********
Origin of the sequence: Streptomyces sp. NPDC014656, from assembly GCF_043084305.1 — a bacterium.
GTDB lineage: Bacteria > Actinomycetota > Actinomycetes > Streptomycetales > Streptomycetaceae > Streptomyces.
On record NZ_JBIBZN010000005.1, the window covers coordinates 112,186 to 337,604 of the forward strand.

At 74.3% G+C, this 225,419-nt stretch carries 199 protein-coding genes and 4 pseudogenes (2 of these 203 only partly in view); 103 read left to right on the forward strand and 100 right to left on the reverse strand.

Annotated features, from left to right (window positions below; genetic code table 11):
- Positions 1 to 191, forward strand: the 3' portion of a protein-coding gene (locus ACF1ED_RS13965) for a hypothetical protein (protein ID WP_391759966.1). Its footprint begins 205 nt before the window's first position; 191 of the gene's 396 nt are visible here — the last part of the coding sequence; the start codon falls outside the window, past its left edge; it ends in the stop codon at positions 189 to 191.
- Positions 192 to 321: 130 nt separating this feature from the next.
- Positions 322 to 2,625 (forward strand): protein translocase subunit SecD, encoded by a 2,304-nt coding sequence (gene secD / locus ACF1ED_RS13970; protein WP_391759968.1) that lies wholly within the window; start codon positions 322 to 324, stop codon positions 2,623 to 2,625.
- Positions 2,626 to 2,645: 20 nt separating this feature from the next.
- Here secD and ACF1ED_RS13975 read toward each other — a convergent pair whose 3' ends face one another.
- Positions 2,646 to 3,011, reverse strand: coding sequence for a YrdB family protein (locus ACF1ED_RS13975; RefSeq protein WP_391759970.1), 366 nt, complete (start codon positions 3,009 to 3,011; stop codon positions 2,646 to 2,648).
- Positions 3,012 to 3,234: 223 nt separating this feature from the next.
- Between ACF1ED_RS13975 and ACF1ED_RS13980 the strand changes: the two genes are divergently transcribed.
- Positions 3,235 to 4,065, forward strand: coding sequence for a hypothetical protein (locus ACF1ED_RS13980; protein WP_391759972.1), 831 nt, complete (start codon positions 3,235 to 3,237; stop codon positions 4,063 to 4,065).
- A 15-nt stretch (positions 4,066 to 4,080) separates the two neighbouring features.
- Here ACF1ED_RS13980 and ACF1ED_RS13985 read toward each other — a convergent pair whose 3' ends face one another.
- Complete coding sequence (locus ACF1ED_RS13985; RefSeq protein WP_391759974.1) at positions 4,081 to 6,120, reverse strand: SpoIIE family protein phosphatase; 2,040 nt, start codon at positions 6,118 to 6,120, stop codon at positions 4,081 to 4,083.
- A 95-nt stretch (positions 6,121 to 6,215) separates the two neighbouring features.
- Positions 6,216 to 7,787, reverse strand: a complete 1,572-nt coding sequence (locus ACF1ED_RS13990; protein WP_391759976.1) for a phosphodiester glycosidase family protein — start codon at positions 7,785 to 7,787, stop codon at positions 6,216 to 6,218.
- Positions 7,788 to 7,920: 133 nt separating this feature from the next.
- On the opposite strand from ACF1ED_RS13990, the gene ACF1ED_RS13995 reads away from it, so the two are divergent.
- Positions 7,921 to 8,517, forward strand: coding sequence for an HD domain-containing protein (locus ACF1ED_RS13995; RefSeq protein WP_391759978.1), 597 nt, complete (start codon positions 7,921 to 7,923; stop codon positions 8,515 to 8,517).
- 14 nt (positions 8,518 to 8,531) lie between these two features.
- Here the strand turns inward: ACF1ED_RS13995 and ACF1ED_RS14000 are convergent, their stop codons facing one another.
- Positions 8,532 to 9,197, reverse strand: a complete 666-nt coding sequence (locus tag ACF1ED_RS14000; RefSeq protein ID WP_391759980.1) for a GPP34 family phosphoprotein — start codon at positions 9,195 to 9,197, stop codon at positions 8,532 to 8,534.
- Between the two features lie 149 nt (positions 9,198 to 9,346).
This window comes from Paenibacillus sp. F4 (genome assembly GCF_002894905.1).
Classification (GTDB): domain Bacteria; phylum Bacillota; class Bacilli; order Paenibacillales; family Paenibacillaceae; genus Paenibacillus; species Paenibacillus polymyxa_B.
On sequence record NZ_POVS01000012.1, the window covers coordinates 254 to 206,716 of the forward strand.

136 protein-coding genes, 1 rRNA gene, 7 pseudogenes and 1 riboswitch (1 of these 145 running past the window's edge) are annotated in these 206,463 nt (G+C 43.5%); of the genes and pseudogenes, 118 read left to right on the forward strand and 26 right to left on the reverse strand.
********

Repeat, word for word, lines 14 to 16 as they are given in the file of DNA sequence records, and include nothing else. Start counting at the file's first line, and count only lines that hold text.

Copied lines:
- Positions 3,235 to 4,065, forward strand: coding sequence for a hypothetical protein (locus ACF1ED_RS13980; protein WP_391759972.1), 831 nt, complete (start codon positions 3,235 to 3,237; stop codon positions 4,063 to 4,065).
- A 15-nt stretch (positions 4,066 to 4,080) separates the two neighbouring features.
- Here ACF1ED_RS13980 and ACF1ED_RS13985 read toward each other — a convergent pair whose 3' ends face one another.